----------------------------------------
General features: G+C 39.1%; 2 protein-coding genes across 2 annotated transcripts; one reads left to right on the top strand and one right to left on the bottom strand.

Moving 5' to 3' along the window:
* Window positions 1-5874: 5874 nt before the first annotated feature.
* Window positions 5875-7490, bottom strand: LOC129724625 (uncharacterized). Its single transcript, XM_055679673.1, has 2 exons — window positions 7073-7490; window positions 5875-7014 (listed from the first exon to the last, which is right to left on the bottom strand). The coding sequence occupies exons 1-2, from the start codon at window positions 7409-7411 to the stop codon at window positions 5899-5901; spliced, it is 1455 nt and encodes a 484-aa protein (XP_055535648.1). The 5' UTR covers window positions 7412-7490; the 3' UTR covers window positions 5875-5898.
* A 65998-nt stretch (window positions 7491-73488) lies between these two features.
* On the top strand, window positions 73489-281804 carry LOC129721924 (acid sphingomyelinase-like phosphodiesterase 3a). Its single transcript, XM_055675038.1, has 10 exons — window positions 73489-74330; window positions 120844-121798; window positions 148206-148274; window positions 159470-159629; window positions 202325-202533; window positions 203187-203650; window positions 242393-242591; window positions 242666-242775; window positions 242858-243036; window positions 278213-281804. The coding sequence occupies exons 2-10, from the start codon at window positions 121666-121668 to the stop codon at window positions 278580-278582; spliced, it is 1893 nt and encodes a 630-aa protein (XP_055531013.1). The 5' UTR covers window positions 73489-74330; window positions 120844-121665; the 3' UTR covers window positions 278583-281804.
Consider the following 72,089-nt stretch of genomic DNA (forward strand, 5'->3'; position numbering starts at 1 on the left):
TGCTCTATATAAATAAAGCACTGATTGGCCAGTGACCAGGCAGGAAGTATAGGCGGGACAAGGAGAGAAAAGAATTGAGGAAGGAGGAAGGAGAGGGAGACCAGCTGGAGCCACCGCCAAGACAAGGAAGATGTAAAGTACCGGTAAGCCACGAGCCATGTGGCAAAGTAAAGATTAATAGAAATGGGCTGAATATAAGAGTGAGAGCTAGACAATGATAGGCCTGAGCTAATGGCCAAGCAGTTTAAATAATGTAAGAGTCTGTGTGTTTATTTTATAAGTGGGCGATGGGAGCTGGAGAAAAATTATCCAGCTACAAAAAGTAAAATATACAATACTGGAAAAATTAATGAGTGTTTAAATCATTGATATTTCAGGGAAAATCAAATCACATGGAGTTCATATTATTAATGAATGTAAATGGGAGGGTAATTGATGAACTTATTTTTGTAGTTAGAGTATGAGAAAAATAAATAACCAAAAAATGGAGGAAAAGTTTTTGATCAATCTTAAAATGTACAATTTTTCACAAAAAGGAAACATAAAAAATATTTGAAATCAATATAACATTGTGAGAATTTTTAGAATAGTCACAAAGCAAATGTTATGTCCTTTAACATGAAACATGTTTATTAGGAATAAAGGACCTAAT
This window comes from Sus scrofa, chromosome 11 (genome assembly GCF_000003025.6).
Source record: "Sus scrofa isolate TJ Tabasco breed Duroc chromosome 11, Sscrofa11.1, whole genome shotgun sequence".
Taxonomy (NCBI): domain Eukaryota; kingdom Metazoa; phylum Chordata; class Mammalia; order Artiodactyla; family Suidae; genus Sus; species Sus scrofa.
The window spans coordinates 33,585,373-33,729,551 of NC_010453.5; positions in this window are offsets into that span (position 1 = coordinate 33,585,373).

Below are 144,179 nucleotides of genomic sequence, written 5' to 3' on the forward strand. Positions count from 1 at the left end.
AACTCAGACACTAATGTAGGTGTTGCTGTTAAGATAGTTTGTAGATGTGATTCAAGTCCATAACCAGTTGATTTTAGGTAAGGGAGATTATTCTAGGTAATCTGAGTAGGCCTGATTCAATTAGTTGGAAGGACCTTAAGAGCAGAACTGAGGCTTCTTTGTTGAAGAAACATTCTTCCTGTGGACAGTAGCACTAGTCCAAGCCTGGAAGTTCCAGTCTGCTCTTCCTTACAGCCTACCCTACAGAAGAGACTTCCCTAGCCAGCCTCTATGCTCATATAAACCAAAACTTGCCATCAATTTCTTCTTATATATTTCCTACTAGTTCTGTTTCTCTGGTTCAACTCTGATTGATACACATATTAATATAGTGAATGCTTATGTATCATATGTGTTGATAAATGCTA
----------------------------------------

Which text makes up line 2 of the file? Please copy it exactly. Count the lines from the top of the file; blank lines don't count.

Moving 5' to 3' along the window: